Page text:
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Glossary of Irish dance - Helpful guide to those new to Irish dancing

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Term Definition
A.D.C.R.G. Certified Adjudicator

"Ard Diploma Choimisiuin Le Rinci Gaelacha": translation is Highest Diploma in Gaelic Dancing. (see also T.C.R.G)

Adjudicator

Judge

Beginners' costume

A simpler costumes, for girls usually a skirt and blouse, and for boys usually a dress shirt and dark pants.

Ceili (dances & gatherings) (pronounced

Ceili dances were derived from group set dances and French quadrilles, but were set to Irish music. They appear to have evolved with the help of the Irish dance masters, many from County Kerry. Nationalism, combined with the Handbook of Irish Dances published in 1902, led to standardisation of Ceili dances. Recording the descriptions of these dances occurred through the 1930s. For example, the Sweets of May and A Trip to the Cottage were discovered in South Armagh, being known only to a group of elderly men and women. Luckily, many ceili dances were recorded before being lost in history. Sometimes Ceili dancing is referred to as figure dancing.

A "ceili" is a gathering for music and dance. The Gaelic League sponsored the first Irish ceili in 1897. They borrowed the idea from the Scots and a precedent was set that a piper opened the ceili. Because the ceili dance revival was not widespread at that time, the dances at the first Irish ceili consisted of group set dances and French quadrilles!

Damhsa

"Dow-sa". Irish Gaelic for "dance".

Féile

"Fay-lah". Typically, a dance competition that focuses only on dance, without that extra competitions that a feis may have. Also see CRN’s definition.

Feis

(pronounced "Fesh") A festival that includes figure (group) and solo step dancing, crafts, instrumental, vocal and Gaelic language competitions. The plural is feisanna. A competition with only dancing is sometimes called a feile, however, most dancing only competitions label themselves a feis.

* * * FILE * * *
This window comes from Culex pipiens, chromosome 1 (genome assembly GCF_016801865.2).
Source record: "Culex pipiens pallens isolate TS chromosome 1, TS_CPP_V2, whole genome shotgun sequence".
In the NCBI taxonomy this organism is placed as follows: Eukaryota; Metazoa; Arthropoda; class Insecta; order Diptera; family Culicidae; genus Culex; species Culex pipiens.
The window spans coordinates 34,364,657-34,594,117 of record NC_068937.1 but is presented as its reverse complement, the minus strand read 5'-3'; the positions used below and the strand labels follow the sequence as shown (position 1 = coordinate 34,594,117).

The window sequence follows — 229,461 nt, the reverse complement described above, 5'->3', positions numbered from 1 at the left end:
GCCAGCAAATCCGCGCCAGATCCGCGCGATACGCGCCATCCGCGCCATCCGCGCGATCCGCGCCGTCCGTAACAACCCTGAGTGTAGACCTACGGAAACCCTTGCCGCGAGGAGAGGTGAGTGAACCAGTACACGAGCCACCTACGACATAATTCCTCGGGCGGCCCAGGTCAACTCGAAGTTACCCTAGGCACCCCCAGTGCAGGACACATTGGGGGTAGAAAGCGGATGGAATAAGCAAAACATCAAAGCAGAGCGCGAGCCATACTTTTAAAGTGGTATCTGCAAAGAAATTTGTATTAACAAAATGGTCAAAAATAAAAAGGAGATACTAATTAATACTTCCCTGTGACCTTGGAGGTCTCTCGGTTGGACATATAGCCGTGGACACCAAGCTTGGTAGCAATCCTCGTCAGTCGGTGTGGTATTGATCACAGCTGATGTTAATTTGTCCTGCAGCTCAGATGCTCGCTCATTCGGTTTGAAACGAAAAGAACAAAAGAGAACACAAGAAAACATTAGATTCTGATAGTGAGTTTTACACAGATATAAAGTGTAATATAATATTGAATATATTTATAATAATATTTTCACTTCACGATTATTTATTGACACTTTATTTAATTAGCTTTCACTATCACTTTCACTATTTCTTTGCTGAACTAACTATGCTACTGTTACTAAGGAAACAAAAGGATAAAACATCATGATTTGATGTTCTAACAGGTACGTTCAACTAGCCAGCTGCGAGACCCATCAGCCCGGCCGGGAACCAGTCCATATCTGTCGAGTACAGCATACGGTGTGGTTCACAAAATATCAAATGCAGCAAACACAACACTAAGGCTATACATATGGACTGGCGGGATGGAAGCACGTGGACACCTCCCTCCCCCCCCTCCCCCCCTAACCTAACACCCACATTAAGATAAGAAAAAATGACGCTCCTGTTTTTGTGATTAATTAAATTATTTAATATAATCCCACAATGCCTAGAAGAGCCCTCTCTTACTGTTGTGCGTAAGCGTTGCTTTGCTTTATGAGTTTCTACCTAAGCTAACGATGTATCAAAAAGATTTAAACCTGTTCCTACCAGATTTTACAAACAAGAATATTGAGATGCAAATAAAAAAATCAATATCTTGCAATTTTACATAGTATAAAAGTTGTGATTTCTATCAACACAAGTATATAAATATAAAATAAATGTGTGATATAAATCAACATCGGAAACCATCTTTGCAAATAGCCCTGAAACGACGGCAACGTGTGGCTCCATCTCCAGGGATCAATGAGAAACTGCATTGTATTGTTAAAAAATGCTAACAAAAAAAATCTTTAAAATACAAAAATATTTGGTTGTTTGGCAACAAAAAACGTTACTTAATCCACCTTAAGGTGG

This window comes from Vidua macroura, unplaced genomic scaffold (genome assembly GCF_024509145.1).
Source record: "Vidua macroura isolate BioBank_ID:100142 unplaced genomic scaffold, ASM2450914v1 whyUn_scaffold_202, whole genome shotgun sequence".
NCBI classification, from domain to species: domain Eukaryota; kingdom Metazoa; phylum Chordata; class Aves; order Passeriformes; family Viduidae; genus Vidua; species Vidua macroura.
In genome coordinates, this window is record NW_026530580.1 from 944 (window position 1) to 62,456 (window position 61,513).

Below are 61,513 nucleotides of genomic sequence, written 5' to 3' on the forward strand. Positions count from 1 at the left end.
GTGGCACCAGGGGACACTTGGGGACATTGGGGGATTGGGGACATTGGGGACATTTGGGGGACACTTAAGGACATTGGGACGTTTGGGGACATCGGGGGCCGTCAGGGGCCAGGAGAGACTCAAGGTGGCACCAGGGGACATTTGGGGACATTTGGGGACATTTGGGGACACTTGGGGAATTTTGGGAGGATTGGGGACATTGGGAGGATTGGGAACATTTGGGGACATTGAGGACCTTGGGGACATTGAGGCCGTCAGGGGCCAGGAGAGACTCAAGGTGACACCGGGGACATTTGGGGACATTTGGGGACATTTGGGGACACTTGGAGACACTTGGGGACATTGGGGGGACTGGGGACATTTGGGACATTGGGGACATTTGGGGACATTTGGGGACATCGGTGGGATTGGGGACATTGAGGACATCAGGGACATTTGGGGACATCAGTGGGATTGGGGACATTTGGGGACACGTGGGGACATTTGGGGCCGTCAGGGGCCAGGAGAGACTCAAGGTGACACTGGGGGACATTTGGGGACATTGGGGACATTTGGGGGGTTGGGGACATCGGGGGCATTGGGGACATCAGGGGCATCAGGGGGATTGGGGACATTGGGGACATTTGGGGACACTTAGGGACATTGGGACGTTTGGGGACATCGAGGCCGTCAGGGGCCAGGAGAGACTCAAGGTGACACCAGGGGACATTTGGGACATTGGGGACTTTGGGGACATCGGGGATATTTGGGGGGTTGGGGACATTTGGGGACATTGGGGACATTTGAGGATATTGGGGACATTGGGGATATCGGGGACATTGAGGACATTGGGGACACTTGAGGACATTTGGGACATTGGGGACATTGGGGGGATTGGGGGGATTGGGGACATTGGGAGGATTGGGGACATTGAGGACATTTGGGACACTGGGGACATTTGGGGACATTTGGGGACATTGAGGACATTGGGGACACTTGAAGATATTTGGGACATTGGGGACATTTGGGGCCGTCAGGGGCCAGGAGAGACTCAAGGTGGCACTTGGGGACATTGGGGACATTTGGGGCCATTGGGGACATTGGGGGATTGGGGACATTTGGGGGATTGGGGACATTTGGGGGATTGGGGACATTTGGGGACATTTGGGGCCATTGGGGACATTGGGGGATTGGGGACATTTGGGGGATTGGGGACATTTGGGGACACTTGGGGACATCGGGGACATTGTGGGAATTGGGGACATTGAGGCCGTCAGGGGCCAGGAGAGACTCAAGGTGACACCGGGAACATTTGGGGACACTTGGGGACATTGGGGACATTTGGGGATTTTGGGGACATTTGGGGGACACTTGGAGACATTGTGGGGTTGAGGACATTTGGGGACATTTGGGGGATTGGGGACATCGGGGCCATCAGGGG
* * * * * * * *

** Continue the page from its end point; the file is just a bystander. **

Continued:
Figure Dance

see ceili entry for more information

Ghillies (soft shoe)

These are the name for the standard soft shoe worn by women dancers. They are distinctive in appearance, lacing-up from near the toe to up and around the ankle and lower leg. Ghillies are used for all the light dances such as the reel, light jig, slip jig, and single jig. In addition light shoes are normally worn for figure dancing.

Hard Shoe

Black leather shoes with fiberglass heels and taps on the toes. Also called jig shoes, heavy shoes. These shoes consist of fiberglass, composite or steel tips and heels. The tips and heels are used to make a rhythmic drumming sound when performing hornpipes, hard jigs, sets and treble reels. Irish Step Dancing is currently recognized through primarily hard shoe, professional performance shows like Riverdance and Lord of the Dance. However, dances with hard shoes are more difficult to perform and thus are reserved for later when the dancer gains the more basic steps.

Hornpipe

The hornpipe was originally danced exclusively by males in hard shoes, but now, both men and women compete. The hornpipe is in 4/4 time, reminiscent of a slow reel with accents on the first and third beat (ONE-and-a two-and-a three-and-a four-and-a). The apparent slowness of the music, allows for many intricate dance elements in a short amount of time. A notable feature is the frequent use of a rocking motion with the ankles.

Jig

There are many references to the jig in ancient Ireland. A number of variations of the jig are performed including the light, single (or soft), double (aka treble or hard), and slip jig. The music is 6/8 time (the emphasis on beats in a jig is: ONE-two-three four-five-six). Slip jigs are in 9/8 time (ONE-two-three four-five-six seven-eight-nine). Dancers perform single or soft jigs in soft shoes. Solo competitions occur at the level of beginners, advanced beginners, and at some feisanna, Open. Competitions at all levels also occur in the treble jig which has a slower tempo, but dancers triple beats in hard shoes. Normally, only women dance the slip jig, however, increasingly boys learn and dance the slip jig.

Jig, Double

A hard shoe dance to a slow double jig. Also heavy jig, treble jig.

Jig, Light

A soft shoe ("light shoe") dance to a lively double jig.

Jig, Treble — Fast/Traditional

A beginning hard shoe dance to double jig music.

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